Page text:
Covid Catastrophe Part VI: A Duty to Transparency


Covid Catastrophe is a seven part series examining the history of the COVID-19 pandemic, its impact on Maine and what data policymakers used to lock down society and centrally-plan our economy. Check back tomorrow for Part VII.

A primary goal of policymakers during a fast-moving crisis must be an adherence to a high standard of public transparency. When making large-scale unilateral policy changes, state officials must be completely forthright about which metrics and indicators they are using to determine the course of action. This high standard was not always met by the Mills administration. 

Early in the pandemic response, Governor Mills broke the state’s open meeting law by conducting closed-door briefings with selected legislators. Throughout the spring, legislators from both parties complained that they were not being consulted or alerted to the changes being made to the governor’s phased reopening plan, or how the administration was solving the persistent issues with the unemployment system.

Dr. Nirav Shah, having previously noted in his daily briefings that positivity rate is the best metric for measuring the success of the administration’s efforts to contain the virus, only began to release daily tallies of negative test results by the end of May, leaving out over two months of calculating a more granular-level trend line. The public saw the weekly (7-day) positivity rate every Wednesday, but in that crucial time, our understanding about the new virus was changing rapidly, as were the administration’s policies. The administration’s response to repeated questioning on this topic was that there was simply too much data to calculate every day based on the Maine CDC’s staff. In late May, Matthew Gagnon, CEO of Maine Policy Institute, began compiling daily data on a public spreadsheet in order to calculate daily positivity rate based on new daily testing numbers.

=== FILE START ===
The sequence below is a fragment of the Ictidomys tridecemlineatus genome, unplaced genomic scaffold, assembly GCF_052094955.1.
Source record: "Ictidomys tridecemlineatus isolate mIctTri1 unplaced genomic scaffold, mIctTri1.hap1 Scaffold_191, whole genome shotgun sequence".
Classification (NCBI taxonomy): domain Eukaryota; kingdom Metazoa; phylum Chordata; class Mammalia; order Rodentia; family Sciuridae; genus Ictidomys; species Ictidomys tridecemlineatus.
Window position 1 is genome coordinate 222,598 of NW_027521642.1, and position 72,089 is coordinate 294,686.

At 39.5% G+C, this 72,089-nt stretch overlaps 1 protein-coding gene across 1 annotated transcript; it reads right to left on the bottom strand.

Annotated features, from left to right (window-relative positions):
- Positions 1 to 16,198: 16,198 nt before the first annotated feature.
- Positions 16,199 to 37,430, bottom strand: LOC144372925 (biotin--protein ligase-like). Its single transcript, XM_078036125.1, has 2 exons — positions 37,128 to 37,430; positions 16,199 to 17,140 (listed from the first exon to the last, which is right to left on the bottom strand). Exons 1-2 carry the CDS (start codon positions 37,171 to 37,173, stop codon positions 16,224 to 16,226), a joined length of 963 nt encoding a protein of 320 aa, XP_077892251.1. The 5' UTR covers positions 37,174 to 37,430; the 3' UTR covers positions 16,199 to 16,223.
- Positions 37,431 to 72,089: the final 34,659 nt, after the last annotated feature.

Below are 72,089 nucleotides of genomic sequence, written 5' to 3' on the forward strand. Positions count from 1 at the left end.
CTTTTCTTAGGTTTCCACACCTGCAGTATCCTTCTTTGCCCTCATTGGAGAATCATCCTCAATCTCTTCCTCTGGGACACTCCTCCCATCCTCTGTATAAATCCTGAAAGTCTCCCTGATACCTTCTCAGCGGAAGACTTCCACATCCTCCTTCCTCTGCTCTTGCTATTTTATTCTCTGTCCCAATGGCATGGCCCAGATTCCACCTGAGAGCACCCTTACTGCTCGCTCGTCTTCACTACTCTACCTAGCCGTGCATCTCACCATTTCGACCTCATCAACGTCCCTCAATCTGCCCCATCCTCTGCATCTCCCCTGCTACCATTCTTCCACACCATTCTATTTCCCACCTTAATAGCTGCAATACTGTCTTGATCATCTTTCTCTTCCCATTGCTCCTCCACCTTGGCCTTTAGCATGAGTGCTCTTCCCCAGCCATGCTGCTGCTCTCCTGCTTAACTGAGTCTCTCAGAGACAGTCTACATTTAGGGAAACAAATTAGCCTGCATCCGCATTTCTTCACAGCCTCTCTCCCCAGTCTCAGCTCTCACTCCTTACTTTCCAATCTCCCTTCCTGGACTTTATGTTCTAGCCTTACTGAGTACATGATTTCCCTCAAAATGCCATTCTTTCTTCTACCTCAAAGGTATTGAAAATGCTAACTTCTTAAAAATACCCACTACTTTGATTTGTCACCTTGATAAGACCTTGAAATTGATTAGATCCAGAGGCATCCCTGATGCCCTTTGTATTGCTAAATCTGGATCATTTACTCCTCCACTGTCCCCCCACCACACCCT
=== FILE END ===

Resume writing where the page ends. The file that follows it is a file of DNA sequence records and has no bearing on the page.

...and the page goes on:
Maine was the last state to release town-level data, reporting case data only at the county level until early June. The Mills administration had resisted providing town-level data, arguing that this data could lead to the identification of patients in small towns with low case counts, a violation of the Health Insurance Portability and Accountability Act (HIPAA). This reasoning did not sway those interested in government transparency, especially during a period of concentrated power in the hands of the governor under a Civil State of Emergency. 

Dr. Shah had expressed his hesitancy to release more detailed data because, if it showed case load concentrations in the most densely populated areas, it could engender a false sense of security; leading Mainers to not take the virus seriously. Even supported by this seemingly reasonable rationale, the administration’s obfuscation of data is inexcusable. Epidemiological data accumulated by the CDC is public record to the extent it does not compromise any private, personal information of patients. This is well within the ability, and the duty, of the state to provide to the people, especially in times of crisis.

Sigmund Schutz Clip on Transparency Issues (5/14/20) 

Only on June 3, after a request filed by the Portland Press Herald following weeks of pressure from groups like the Freedom of Information Coalition, did the Maine CDC provide town-level case data. This data was merely cumulative across the previous 10 weeks, not showing active cases, or charting across time. It did not provide any indication of infection trends in each town or within each county. The administration and the CDC provided the bare minimum in this release. 

By early June, the governor made drastic eleventh-hour changes to her reopening plan, such as arbitrarily restricting the reopening of certain restaurants, bars, and personal care services in the four counties outside of the “Rural Reopening” strategy. This change was made only four days before these businesses planned to resume somewhat-regular operations. Maine people were assured that these changes were guided by current data and scientific evidence, without being allowed to see it for themselves.

That week, DHHS Commissioner Jeanne Lambrew responded to a legislator’s question in a briefing on how the administration makes its decisions, noting that “until there is a vaccine or treatment, we will aim to keep case counts low.” To many observers, this was alarming to hear, since the overarching message from state leaders until then was to physically distance and limit personal interactions in order to “flatten the curve” and avoid health care shortages.

Government officials, especially when operating under a state of emergency and substantially expanded executive powers, are bound to a duty of transparency to the public. Even if they are worried about their ability to control the message received by the public, they have consistently said that their actions are supported by epidemiological data and science. People deserve to see the same data on which the administration is using to rationalize large-scale economic shutdown and phased reopening policies.

Policymakers working with a limited understanding of a problem are likely to generate greater unintended consequences. In the interest of maintaining the public’s trust and legitimacy, officials in the future should ensure that full, open data is the first priority.